Why is Participation of Healthy Volunteers in Clinical Trials Important?
by Shweta Mishra
Lack of volunteers is the reason behind 30% of clinical trials that never kickstart, and 20% of the trials that start, get aborted abruptly due to poor accrual.
TrialX iConnect is a portal that helps investigators expand the reach of their clinical trials to patients and hence help in patient recruitment. We are continuously adding new features to this portal to help investigators enhance their recruitment experience.
Currently iConnect is being used by institutions like Penn Medicine (UPENN), New York University (NYU), Beth Israel Deaconess Medical Center (BIDMC), Multiple Myeloma Research Foundation (MMRF) and New York Presbyterian for patient recruitment as well as by their patients for finding clinical trials.
We did an analysis of all the terms searched by patients and investigators on these portals of iConnect in 2016. We found that “healthy volunteers” was the term that was searched maximum number of times followed by “breast cancer”, “depression”, “lung cancer”, and “melanoma” among top 5 searches. This data clearly shows the importance of participation of healthy volunteers in clinical trials.
Who is a healthy volunteer in a clinical Trial?
According to National Institute of Health (NIH) a healthy volunteer is “someone with no known significant health problems who participates in research to test a new drug, device, or intervention”. They can also be called “Clinical Research Volunteers”. Every year about 3500 healthy volunteers participate in clinical trials conducted by NIH.
Why are healthy volunteers needed?
Of the total terms that were searched on three iConnect portals, the term “healthy Volunteers” contributed to 27% of total terms searched across the 3 organizations.
Now, why are healthy participants needed? For any drug or device to get approved for marketing to general public, it needs to pass through 4 stages of human testing. Most of these clinical trials are designed to have a control arm and an experimental arm so as to get a comparison of effectiveness, toxicity and safety of a particular drug. In the experimental arm the intervention is the novel drug that is being tested. In the control arm the intervention is either standard treatment, or a control, or a placebo. The control arm of clinical trials mostly need healthy volunteers who provide data for comparison with people with illness.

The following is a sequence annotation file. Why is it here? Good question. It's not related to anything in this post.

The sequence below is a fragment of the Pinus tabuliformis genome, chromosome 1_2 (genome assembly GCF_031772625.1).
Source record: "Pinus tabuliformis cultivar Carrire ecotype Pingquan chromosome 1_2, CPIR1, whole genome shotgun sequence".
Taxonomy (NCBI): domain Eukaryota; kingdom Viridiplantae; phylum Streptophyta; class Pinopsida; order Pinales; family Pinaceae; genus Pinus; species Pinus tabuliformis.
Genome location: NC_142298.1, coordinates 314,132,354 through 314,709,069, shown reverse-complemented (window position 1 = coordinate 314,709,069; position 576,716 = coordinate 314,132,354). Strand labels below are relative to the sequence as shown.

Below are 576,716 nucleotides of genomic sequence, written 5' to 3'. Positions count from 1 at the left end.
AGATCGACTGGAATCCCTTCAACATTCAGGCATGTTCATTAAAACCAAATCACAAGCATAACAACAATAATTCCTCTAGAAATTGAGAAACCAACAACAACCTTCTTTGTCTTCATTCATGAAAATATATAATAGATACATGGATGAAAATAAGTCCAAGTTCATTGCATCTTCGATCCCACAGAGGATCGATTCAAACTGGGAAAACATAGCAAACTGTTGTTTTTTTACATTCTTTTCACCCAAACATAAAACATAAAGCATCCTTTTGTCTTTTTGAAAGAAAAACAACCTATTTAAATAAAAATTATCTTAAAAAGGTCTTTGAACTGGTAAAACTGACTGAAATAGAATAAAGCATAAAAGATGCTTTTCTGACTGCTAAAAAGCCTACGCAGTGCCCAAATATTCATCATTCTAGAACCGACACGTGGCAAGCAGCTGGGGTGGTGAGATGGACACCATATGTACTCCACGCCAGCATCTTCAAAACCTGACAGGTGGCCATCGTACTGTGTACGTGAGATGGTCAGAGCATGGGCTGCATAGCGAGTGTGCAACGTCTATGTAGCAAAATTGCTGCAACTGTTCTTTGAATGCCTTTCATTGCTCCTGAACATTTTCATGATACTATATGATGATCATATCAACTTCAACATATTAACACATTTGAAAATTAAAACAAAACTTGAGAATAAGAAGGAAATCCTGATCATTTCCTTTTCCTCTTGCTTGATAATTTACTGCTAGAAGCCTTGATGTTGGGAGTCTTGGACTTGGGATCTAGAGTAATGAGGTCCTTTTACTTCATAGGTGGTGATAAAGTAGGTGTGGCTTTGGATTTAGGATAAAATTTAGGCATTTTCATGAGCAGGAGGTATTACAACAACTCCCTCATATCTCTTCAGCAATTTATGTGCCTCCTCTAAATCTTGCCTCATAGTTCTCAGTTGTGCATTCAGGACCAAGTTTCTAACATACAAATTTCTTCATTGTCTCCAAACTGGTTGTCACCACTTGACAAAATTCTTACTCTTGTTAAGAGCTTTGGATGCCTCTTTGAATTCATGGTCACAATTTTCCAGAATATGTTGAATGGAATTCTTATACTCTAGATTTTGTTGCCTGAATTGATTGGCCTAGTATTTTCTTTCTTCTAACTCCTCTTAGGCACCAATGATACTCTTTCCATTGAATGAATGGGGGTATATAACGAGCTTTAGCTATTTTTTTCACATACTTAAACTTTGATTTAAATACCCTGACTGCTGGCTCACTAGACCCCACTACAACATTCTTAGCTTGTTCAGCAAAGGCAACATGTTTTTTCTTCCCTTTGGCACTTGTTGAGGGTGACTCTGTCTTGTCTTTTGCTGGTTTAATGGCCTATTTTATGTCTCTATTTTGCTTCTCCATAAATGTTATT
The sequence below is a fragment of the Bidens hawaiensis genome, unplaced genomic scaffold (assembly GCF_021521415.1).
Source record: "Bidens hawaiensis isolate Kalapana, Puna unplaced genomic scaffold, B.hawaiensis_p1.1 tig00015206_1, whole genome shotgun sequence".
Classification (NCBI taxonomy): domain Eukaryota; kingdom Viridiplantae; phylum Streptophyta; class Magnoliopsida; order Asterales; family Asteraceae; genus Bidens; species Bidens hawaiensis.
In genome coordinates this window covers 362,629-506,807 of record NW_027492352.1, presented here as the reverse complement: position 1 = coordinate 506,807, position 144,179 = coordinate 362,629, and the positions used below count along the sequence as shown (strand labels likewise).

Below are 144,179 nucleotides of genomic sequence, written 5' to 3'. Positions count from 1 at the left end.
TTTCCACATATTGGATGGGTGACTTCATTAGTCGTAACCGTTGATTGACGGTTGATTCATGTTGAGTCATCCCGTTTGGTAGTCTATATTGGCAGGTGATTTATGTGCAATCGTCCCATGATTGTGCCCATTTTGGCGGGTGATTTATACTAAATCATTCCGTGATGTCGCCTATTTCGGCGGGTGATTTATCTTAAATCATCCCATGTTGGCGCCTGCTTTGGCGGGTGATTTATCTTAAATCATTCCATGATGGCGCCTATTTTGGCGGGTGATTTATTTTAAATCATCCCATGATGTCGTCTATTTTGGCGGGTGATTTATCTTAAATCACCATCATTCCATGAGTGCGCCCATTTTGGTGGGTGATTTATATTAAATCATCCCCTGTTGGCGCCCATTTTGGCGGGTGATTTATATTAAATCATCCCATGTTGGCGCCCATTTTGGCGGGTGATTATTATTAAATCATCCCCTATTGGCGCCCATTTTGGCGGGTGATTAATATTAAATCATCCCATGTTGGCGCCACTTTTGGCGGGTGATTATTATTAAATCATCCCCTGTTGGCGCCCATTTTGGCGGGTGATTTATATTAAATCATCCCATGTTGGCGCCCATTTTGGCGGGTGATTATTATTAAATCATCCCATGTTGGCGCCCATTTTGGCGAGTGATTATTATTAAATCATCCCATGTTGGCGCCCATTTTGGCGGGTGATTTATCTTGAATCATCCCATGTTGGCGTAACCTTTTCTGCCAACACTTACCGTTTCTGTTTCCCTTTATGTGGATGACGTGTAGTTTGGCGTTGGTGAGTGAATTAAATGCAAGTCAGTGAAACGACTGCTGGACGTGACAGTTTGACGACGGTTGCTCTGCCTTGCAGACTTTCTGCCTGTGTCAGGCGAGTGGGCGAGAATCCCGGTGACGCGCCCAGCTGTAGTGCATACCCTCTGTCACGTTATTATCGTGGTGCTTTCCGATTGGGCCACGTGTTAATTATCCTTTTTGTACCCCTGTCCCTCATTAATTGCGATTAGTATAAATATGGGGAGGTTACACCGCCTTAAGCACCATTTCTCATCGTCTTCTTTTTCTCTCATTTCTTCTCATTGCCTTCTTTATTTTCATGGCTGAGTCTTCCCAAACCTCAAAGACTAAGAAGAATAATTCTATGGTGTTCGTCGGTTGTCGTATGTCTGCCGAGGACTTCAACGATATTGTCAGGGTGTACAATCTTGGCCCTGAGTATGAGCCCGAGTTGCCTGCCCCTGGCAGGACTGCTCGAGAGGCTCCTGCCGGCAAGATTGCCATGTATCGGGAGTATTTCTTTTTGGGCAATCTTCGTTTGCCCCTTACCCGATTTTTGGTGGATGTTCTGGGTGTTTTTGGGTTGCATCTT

Healthy volunteers may help the researchers define ”normal limits” in each of these phases of clinical trials.
Phase I – Test the safety of a drug and to understand its absorption, excretion and metabolism in human body. This phase usually needs healthy volunteers who does not have the disease that a particular drug or device is meant for.
Phase II – Tests the efficacy of a drug or device. These trials are mostly randomized, controlled trials with an experimental arm that receives the drug being tested and a control arm which receives either standard treatment or placebo. Some of the trials in this phase may need healthy volunteers for the control arm.
Phase III – Tests the effectiveness, benefits and range of effects more thoroughly using larger set of participants of about several hundreds to thousands including healthy volunteers. These trials are usually randomized, blinded experiments where the participants are not aware what treatment they are receiving. A pharmaceutical company can request FDA approval for marketing a drug or device, only after the completion of Phase III clinical trials.